Gary D. Wu, M.D., University of Pennsylvania School of Medicine, Philadelphia
Digestive tract: Crohn's Disease
$1.1 million (1 year)
In children, Crohn's disease, a form of inflammatory bowel disease, is clinically treated through diet. This team will investigate whether these specialized diet regimes work by altering the composition of the intestinal microbiome. Partial funding for this project will be provided by NIH's Office of Dietary Supplements.
Vincent B. Young, M.D., Ph.D., University of Michigan, Ann Arbor
Digestive tract: Ulcerative Colitis
$8.2 million (3 years)
Some patients who suffer from ulcerative colitis, a type of inflammatory bowel disease that causes inflammation and sores in the lining of the rectum and colon, are treated with surgical removal of the colon, followed by construction of a pouch to assist the patient with bowel movements. For unknown reasons, some patients develop inflammation of the pouch, necessitating further surgery. This research will determine whether the composition of the pouch microbiome influences the onset and progression of pouch inflammation.
Historically, microbes have been studied in the laboratory as cultures of isolated species. Microbial growth is dependent upon a very specific natural environment, and it is often difficult to duplicate these conditions in a laboratory. Therefore, the development of novel and innovative technologies is needed to improve and refine the identification and characterization of the microbes that comprise the complex mixtures found in and on our bodies.
The principal investigators who will develop new technologies, their approximate funding levels and their areas of research are:
Emma Allen-Vercoe, Ph.D., University of Guelph, Ontario
$179,000 (2 years)
A Method to Sort and Enrich the as-yet Uncultured Bacterial Species from the Human Distal Gut
Ronald Davis, Ph.D., Stanford University, Palo Alto, Calif.
$440,000 (2 years)
Isolation, Selection and Polony Amplification of Single Cells in a Gel Matrix
David Fredricks, M.D., Fred Hutchinson Cancer Research Center, Seattle.
$2 million (3 years)
Novel Cultivation Methods for the Domestication of Vaginal Bacteria
Rustem Ismagilov, Ph.D., University of Chicago
$1.1 million (3 years)
Confining Single Cells to Enhance and Target Cultivation of Human Microbiome
Kim Lewis, Ph.D., Northeastern University, Boston
$1.2 million (3 years)
Culturing Uncultivatable Gut Microorganisms
John Nelson, Ph.D., General Electric Global Research, Niskayuna, N.Y.
$538,000 (2 years)
Tools for Human Microbiome Studies
Analysis of the sequence data from the Human Microbiome Project also requires the development of new and novel computational approaches to study the associations of the microbiome with specific body sites and with specific diseases. Anticipated in fiscal year 2010, the Human Microbiome Project's computational tools program will award additional funds to produce bioinformatic tools for the research community to analyze microbiome diversity and to evaluate the human microbiome and disease progression.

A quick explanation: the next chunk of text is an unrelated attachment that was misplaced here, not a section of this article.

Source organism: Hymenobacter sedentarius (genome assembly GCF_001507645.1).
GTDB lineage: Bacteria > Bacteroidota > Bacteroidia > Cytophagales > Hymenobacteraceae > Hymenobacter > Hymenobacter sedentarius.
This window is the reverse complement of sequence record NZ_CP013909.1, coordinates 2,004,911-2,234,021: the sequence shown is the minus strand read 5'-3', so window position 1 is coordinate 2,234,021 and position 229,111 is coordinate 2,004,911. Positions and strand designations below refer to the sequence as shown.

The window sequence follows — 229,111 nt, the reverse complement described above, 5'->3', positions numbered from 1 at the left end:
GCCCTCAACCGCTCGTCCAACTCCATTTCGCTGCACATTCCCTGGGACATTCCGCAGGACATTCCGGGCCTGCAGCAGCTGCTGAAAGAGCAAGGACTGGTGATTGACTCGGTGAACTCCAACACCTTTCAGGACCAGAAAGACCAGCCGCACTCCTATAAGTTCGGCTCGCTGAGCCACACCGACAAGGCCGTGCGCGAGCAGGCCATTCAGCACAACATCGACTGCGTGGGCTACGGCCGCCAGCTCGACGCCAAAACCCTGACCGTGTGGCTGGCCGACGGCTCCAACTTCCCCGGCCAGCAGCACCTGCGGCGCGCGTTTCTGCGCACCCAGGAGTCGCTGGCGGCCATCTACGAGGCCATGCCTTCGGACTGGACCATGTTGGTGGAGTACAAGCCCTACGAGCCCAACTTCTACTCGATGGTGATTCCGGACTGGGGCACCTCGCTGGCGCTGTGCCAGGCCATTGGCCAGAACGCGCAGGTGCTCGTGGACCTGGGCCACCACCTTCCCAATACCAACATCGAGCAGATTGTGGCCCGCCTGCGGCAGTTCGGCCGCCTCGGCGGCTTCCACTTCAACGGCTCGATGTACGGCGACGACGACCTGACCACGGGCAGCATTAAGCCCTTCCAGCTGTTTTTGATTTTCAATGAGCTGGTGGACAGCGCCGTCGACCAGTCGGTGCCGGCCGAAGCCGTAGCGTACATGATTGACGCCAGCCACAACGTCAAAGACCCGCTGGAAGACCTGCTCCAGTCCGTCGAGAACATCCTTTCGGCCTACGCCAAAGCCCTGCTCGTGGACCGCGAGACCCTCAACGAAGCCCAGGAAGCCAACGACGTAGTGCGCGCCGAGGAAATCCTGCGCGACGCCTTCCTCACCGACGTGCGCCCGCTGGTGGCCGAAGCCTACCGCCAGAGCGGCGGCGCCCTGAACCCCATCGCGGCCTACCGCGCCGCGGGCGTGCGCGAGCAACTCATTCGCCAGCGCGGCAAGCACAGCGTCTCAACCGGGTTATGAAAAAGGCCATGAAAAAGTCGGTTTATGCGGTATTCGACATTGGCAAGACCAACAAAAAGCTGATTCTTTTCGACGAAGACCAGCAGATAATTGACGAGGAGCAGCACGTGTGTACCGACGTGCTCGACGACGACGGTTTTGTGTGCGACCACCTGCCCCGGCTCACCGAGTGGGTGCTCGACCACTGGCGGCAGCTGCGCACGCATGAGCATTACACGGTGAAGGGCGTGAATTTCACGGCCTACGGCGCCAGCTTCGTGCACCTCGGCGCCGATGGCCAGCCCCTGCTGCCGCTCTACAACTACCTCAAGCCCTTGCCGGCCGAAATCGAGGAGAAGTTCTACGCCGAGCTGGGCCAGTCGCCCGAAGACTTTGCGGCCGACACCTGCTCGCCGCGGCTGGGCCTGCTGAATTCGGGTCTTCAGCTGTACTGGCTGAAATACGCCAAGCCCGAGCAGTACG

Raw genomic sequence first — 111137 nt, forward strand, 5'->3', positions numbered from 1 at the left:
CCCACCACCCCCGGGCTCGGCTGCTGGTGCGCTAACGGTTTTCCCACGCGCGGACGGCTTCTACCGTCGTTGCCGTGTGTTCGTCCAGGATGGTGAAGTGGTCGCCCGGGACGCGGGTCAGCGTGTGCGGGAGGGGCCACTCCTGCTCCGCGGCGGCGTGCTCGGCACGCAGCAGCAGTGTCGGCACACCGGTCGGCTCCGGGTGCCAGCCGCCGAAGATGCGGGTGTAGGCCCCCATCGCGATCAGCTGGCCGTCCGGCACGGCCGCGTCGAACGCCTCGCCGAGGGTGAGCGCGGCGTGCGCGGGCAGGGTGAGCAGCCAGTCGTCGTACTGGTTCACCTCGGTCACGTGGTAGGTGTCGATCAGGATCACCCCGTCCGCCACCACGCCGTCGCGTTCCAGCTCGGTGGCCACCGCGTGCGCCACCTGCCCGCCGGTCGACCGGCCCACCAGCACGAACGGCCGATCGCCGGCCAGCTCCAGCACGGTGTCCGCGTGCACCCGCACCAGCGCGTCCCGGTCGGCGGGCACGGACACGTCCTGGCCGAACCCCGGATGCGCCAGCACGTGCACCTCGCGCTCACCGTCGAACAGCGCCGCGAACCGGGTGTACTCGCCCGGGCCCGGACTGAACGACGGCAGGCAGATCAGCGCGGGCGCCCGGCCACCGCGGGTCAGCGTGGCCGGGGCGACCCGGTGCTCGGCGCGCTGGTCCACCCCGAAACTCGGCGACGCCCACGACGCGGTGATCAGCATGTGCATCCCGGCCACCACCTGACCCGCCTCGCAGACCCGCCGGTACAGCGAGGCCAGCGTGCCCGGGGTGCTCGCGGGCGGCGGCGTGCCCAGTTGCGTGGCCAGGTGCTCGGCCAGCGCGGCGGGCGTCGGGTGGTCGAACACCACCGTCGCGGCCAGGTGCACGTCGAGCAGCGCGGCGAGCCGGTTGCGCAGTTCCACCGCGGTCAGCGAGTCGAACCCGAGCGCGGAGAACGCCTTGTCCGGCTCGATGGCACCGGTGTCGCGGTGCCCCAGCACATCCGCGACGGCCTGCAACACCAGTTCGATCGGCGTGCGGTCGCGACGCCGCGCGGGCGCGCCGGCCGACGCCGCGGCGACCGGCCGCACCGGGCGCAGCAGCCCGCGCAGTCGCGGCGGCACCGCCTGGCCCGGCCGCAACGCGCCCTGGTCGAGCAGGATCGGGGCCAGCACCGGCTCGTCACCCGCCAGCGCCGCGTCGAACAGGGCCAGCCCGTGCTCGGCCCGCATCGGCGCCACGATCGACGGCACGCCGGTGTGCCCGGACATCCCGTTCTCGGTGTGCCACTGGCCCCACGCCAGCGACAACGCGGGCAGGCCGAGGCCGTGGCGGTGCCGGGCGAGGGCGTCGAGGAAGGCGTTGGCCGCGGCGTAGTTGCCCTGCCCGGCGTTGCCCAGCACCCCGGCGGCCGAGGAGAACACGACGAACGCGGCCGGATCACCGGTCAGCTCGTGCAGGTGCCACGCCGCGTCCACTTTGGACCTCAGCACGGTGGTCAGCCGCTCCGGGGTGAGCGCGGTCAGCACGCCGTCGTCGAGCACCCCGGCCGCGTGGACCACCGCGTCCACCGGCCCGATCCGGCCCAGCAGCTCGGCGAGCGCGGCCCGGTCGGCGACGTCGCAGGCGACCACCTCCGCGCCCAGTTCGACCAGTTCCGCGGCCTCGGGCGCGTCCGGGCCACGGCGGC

An illustration showing the body sites that will be sampled as part of the Human Microbiome Project is available at: http://www.
A high resolution image of the bacteria, Entercoccus faecalis, a microbe that lives in the human gut, is available in color at www.genome.gov/pressDisplay.cfm?photoID=20023, or in black and white at www.genome.gov/pressDisplay.cfm?photoID=20024.
The Human Microbiome Project is funded through the Common Fund, and managed by the NIH Office of the Director in partnership with the National Institute of Allergy and Infectious Diseases, National Institute of Arthritis and Musculoskeletal and Skin Diseases, National Cancer Institute, National Institute of Dental and Craniofacial Research, National Institute of Diabetes and Digestive and Kidney Diseases and National Human Genome Research Institute, all part of NIH. The NIH Common Fund encourages collaboration and supports a series of exceptionally high impact, trans-NIH programs. Common Fund programs are designed to pursue major opportunities and gaps in biomedical research that no single NIH Institute could tackle alone, but that the agency as a whole can address to make the biggest impact possible on the progress of medical research. Additional information about the NIH Common Fund can be found at http://commonfund.
The National Institutes of Health (NIH) -"The Nation's Medical Research Agency" - includes 27 Institutes and Centers and is a component of the U. S. Department of Health and Human Services. It is the primary federal agency for conducting and supporting basic, clinical and translational medical research, and it investigates the causes, treatments and cures for both common and rare diseases. For more information about NIH and its programs, visit www.nih.gov.